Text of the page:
Definitely second the toy-substitution suggestion as well - if the dog nips/bites you or your child, immediately give them a toy to chew on instead and then walk away. That second piece is especially important if your toddler is the one giving the toy, at least if your puppy gets overexcited during games like tug. The rule my nephews follow is that if one of my parents' dogs grabs a toy that they're holding, they MUST drop the toy IMMEDIATELY and then ask an adult to get the toy back for them. This is because Keiko, in particular, gets overexcited by tug-type games and is liable to miss the toy and bite your hand or leg by accident. So for their own safety, they never hold the same object at the same time. Of course, Keiko has a similar rule for the children (she's supposed to drop anything she's holding if the kids touch it) so there's extra precautions taken there.

You might not need a rule like that depending on how your puppy is with toys, but it's something to keep in mind.

Oh! Another good idea is to get your toddler involved in training. Once the puppy has a solid "sit" (or something similar) down, try teaching your toddler how to cue the dog to sit. That's another thing they can do together that doesn't involve direct contact.

Try to think of activities that are a bit structured for them to do together, and separate the two when the puppy is overstimulated (you probably already have a baby gate or two - those are fantastic). Just make sure your child knows not to rile the puppy up through baby gates or crates (the crate, especially, should be a place where the puppy always gets quiet time) or you could set yourself up for issues.

Any kind of alternative behavior you can ask for when the puppy is riled up and going into "attack mode" is fantastic - work on sit and come for now, with fantastic rewards from you for doing each. And make sure the two are only together when you can closely supervise them. It's kind of a pain, I know, but it's the best way to keep training consistent (and therefore more effective) while avoiding potentially dangerous accidents.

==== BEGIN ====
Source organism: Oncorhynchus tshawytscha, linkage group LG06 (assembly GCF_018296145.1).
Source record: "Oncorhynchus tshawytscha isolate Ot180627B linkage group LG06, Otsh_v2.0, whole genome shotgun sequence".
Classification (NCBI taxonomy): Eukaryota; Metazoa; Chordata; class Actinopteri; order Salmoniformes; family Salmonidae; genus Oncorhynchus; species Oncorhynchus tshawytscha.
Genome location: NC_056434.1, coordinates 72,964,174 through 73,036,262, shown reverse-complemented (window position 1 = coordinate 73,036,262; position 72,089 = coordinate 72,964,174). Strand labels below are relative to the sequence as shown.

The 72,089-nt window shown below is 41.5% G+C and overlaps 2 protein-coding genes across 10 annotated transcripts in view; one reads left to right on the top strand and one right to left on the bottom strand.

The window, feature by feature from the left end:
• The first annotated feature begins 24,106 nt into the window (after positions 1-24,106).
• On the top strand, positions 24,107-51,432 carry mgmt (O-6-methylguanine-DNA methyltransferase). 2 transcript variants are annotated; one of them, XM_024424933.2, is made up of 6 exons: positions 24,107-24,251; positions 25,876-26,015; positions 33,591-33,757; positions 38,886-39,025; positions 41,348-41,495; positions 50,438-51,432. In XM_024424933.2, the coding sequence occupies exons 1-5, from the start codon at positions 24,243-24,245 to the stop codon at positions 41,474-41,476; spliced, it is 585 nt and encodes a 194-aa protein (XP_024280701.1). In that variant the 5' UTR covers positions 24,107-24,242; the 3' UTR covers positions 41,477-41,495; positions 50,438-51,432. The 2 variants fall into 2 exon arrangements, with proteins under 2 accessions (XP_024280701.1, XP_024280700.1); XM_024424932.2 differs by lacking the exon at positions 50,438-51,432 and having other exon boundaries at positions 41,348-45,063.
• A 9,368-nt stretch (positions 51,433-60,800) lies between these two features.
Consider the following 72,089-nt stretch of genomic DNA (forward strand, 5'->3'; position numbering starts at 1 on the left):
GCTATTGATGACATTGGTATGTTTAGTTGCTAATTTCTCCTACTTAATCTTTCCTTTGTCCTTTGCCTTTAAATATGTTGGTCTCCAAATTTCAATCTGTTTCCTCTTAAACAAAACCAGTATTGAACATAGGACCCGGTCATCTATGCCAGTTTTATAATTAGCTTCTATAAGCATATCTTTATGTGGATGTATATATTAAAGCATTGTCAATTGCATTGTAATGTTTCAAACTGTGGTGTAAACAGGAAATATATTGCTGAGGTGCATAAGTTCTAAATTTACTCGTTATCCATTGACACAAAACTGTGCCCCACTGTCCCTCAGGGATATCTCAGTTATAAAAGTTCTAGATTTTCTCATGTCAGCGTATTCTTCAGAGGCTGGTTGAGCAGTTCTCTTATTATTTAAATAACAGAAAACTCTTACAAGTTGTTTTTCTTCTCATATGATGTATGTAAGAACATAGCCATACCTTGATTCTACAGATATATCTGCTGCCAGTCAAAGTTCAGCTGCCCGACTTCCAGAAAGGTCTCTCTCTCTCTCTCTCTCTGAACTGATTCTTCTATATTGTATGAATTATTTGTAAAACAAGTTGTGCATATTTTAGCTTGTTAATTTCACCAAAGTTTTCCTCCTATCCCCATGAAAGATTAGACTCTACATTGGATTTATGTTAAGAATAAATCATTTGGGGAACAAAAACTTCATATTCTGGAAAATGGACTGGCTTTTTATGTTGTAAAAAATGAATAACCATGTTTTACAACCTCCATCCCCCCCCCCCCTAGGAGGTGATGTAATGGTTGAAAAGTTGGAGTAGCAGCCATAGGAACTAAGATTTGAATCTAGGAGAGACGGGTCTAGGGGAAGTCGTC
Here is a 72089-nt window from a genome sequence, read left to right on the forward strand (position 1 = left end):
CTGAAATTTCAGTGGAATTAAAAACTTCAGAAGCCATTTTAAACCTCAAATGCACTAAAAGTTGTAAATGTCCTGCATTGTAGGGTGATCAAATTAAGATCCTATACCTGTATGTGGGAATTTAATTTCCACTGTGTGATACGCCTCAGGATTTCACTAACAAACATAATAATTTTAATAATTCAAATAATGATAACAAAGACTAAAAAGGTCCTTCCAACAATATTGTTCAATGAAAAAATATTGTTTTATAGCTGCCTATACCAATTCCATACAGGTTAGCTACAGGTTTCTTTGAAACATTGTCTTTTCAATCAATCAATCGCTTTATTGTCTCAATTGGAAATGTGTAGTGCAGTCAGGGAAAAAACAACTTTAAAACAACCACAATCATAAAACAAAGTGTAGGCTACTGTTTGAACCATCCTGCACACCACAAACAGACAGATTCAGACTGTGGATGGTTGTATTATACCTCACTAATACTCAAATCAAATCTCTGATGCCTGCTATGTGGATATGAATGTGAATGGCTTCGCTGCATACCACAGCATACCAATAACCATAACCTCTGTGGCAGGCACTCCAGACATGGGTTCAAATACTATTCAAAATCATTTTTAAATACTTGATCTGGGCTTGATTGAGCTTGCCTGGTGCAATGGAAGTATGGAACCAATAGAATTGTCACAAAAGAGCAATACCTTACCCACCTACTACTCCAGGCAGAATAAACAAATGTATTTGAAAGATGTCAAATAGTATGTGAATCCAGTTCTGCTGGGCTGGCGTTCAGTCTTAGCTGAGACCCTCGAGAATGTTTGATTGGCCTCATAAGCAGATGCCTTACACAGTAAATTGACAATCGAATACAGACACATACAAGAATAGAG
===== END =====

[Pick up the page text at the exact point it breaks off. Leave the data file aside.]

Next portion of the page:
Barked: Tue Jul 24, '12 3:15am PST 
I agree it's good to expect your child to be kind to the dog and learn to be calm around excitable dogs. So many parents don't teach their kids this at all, and kids tend to assume all dogs are the same as their pet at home. I think a lot of bites are caused that way.

But at the same time kids still need to be able to play and the puppy should absolutely not be allowed to attack them, even in play, ever, for any reason. It's just not fair to the 3 year old. Puppy teeth/claws hurt! If one of them starts to get rowdy they either need separated or the puppy needs put on a leash.

Make sure both the child and the puppy have plenty of outlets for their energy other than each other.

Be consistent and in a couple years the dog and child will probably get along so well and you'll have forgotten all about any trouble smile

Barked: Tue Jul 24, '12 7:41am PST 
Trigger, teaching a kid the general good behaviors of how to act around dogs isn't stripping them of their childhood. It's fine to teach them some things about being calm/careful around pups. We did that when my cousin's 2-year-old wanted to pet Kato. Kato was afraid of her, and her running up to him, arms stretched out to hug him was not going to end well, so we told her that she needed to be gentle with the dog, and she learned quite easily. Did she goof up and run around like crazy too? Heck yes. She's 2!

Like I said, you can't expect the child to always be that way, and many times, they are just going to be a crazy kid, and that's fine too. But that doesn't mean you just let them do whatever they want.

Maybe it's just semantics, but I don't see puppies not knowing their limits as "attacking." Would you describe rough housing within the litter as attacks? They test their boundaries and learn what is fun and what they can get away with. Chasing a moving object and biting it is fun. The pup just needs to learn that that is not an acceptable behavior. If he wants to bite something, there are toys for that.